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Selectivity and longevity of peripheral-nerve and machine interfaces: A review
- Selectivity and longevity of peripheral-nerve and machine interfaces: A review
- Ghafoor, Usman; Kim, So Hee; Hong, Keum-Shik
- DGIST Authors
- Kim, So Hee
- Issue Date
- Frontiers in Neurorobotics, 11
- Article Type
- Amputation; Artificial Limbs; Biocompatibility; Brain; Brain-Computer Interface; Cat Sciatic-Nerve; Catalyst Selectivity; Closed-Loop; Control; Convergence Of Numerical Methods; Electro-Neurographic Signals; Electrotactile Stimulation; Feedback; Human; Interfaces (Computer); Longevity; Machine Interfaces; Multichannel Electrode Time; Near-Infrared Spectroscopy; Nerve Stimulation; Nerve-Machine Interfaces; Neural Prostheses; Neuroprosthetics; Optogenetics; Peripheral Nerve; Phantom Hand Map; Polyimide; Proprioception; Review; Robotics; Selectivity; Self Esteem; Sensory Feedback; Sieve Electrodes; Somatosensory Cortex; Somatosensory System; Stability
- For those individuals with upper-extremity amputation, a daily normal living activity is no longer possible or it requires additional effort and time. With the aim of restoring their sensory and motor functions, theoretical and technological investigations have been carried out in the field of neuroprosthetic systems. For transmission of sensory feedback, several interfacing modalities including indirect (non-invasive), direct-to-peripheral-nerve (invasive), and cortical stimulation have been applied. Peripheral nerve interfaces demonstrate an edge over the cortical interfaces due to the sensitivity in attaining cortical brain signals. The peripheral nerve interfaces are highly dependent on interface designs and are required to be biocompatible with the nerves to achieve prolonged stability and longevity. Another criterion is the selection of nerves that allows minimal invasiveness and damages as well as high selectivity for a large number of nerve fascicles. In this paper, we review the nerve-machine interface modalities noted above with more focus on peripheral nerve interfaces, which are responsible for provision of sensory feedback. The invasive interfaces for recording and stimulation of electro-neurographic signals include intrafascicular, regenerative-type interfaces that provide multiple contact channels to a group of axons inside the nerve and the extra-neural-cuff-type interfaces that enable interaction with many axons around the periphery of the nerve. Section Current Prosthetic Technology summarizes the advancements made to date in the field of neuroprosthetics toward the achievement of a bidirectional nerve-machine interface with more focus on sensory feedback. In the Discussion section, the authors propose a hybrid interface technique for achieving better selectivity and long-term stability using the available nerve interfacing techniques. Copyright © 2017 Ghafoor, Kim and Hong.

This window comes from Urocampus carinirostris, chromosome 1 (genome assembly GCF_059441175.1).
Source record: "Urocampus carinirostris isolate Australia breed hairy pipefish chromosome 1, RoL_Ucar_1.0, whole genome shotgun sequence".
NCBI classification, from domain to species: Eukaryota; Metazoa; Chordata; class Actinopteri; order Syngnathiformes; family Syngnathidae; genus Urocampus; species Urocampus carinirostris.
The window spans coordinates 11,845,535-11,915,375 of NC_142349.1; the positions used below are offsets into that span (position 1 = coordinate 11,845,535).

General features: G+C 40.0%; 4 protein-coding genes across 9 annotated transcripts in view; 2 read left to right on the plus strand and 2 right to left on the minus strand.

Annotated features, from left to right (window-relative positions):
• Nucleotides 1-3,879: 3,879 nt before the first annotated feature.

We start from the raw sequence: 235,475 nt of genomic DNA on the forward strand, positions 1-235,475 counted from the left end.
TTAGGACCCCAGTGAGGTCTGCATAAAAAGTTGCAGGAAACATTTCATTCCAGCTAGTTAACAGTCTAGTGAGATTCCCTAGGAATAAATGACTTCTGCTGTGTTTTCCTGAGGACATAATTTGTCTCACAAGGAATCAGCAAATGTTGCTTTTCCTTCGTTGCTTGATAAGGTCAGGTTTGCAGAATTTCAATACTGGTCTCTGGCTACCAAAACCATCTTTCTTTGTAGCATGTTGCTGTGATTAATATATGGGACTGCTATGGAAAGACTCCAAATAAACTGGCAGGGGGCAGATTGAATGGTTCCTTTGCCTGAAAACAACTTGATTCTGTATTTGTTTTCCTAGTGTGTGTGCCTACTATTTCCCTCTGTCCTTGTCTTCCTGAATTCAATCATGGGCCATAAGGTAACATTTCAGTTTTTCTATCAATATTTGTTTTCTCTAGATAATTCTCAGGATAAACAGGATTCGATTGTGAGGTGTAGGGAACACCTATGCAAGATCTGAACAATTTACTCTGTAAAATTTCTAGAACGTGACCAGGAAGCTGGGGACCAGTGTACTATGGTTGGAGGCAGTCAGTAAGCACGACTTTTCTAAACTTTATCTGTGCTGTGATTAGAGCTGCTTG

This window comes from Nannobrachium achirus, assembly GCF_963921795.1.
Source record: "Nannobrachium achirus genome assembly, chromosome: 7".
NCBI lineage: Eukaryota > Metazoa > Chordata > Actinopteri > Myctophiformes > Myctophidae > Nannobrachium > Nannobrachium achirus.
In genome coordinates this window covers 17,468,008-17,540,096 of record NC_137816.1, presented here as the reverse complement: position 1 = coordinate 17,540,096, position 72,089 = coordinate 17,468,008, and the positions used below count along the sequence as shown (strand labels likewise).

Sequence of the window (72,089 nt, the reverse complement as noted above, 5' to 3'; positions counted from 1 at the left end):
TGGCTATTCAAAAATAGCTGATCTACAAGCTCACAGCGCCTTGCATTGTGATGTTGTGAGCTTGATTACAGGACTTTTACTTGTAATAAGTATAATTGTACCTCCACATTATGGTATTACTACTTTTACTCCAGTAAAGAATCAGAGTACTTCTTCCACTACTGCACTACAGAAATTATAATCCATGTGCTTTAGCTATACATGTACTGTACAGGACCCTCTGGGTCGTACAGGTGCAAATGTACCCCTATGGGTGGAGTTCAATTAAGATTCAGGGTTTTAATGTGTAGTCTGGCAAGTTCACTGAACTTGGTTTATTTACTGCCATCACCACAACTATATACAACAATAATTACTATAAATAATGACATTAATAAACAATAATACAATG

- Frontiers Media S.A.
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